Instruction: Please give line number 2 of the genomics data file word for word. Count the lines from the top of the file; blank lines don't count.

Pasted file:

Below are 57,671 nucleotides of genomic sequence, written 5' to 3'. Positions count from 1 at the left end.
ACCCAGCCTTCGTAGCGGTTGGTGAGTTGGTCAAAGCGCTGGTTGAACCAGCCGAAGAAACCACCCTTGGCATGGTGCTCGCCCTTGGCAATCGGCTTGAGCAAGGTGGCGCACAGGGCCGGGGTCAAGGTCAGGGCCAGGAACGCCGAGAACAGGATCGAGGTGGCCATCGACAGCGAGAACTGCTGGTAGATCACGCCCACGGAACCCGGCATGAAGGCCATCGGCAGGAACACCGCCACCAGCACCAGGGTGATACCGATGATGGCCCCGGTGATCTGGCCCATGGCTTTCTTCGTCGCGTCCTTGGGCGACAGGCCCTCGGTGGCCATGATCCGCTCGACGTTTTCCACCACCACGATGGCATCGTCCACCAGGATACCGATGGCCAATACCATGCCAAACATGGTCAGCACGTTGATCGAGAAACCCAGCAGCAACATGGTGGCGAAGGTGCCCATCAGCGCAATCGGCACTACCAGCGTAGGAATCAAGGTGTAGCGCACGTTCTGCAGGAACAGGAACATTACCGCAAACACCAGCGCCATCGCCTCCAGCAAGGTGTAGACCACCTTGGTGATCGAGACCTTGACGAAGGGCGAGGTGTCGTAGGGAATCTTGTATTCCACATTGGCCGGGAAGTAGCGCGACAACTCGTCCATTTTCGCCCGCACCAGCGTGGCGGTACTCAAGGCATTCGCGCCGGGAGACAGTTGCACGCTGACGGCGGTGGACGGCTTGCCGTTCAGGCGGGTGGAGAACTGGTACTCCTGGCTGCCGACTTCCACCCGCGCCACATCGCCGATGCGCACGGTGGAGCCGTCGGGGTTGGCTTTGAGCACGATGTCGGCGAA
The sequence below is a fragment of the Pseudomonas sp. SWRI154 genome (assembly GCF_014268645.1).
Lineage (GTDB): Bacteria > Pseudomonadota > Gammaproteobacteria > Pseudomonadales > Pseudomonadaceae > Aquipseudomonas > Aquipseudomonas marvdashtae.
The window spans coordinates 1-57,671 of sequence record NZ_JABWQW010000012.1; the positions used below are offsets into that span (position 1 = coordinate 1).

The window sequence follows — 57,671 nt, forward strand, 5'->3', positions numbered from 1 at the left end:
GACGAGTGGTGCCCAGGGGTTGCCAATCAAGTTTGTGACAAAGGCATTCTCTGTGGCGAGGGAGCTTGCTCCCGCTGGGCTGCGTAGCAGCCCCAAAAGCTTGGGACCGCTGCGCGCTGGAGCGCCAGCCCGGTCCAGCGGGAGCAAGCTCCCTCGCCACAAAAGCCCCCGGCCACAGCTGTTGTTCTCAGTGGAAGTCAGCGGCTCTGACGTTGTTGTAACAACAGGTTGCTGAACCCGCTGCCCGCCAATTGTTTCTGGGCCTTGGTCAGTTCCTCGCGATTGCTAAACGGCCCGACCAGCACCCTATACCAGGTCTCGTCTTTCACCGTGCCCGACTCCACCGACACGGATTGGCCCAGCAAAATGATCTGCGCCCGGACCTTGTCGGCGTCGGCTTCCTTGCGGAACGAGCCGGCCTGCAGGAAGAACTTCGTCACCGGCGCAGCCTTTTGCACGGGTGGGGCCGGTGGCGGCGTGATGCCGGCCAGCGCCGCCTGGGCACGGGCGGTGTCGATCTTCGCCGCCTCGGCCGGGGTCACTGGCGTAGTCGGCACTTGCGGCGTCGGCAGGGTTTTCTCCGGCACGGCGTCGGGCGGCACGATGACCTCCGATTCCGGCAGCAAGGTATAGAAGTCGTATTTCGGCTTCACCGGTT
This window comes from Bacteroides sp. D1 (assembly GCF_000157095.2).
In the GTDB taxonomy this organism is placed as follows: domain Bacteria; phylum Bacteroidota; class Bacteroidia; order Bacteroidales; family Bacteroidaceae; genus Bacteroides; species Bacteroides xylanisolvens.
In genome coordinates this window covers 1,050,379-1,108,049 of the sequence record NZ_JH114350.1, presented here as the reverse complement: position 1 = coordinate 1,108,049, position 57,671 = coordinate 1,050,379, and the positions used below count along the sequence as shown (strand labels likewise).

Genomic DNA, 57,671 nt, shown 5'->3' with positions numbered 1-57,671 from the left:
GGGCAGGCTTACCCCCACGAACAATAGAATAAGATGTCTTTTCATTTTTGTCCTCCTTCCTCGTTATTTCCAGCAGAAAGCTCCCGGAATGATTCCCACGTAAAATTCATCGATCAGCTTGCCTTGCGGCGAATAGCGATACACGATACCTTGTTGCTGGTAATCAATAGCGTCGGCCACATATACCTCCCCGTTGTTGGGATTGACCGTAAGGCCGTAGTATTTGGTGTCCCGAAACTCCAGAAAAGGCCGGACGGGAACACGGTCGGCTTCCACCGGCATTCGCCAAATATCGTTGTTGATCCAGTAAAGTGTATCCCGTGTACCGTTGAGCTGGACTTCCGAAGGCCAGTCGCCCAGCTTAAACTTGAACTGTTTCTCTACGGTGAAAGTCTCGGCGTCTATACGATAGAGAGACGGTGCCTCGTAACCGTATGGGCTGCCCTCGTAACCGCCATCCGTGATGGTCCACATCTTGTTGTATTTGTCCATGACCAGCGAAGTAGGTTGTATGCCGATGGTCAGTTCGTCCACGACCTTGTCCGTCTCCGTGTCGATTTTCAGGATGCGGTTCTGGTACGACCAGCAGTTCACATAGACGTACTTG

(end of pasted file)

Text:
ACCCAGCCTTCGTAGCGGTTGGTGAGTTGGTCAAAGCGCTGGTTGAACCAGCCGAAGAAACCACCCTTGGCATGGTGCTCGCCCTTGGCAATCGGCTTGAGCAAGGTGGCGCACAGGGCCGGGGTCAAGGTCAGGGCCAGGAACGCCGAGAACAGGATCGAGGTGGCCATCGACAGCGAGAACTGCTGGTAGATCACGCCCACGGAACCCGGCATGAAGGCCATCGGCAGGAACACCGCCACCAGCACCAGGGTGATACCGATGATGGCCCCGGTGATCTGGCCCATGGCTTTCTTCGTCGCGTCCTTGGGCGACAGGCCCTCGGTGGCCATGATCCGCTCGACGTTTTCCACCACCACGATGGCATCGTCCACCAGGATACCGATGGCCAATACCATGCCAAACATGGTCAGCACGTTGATCGAGAAACCCAGCAGCAACATGGTGGCGAAGGTGCCCATCAGCGCAATCGGCACTACCAGCGTAGGAATCAAGGTGTAGCGCACGTTCTGCAGGAACAGGAACATTACCGCAAACACCAGCGCCATCGCCTCCAGCAAGGTGTAGACCACCTTGGTGATCGAGACCTTGACGAAGGGCGAGGTGTCGTAGGGAATCTTGTATTCCACATTGGCCGGGAAGTAGCGCGACAACTCGTCCATTTTCGCCCGCACCAGCGTGGCGGTACTCAAGGCATTCGCGCCGGGAGACAGTTGCACGCTGACGGCGGTGGACGGCTTGCCGTTCAGGCGGGTGGAGAACTGGTACTCCTGGCTGCCGACTTCCACCCGCGCCACATCGCCGATGCGCACGGTGGAGCCGTCGGGGTTGGCTTTGAGCACGATGTCGGCGAA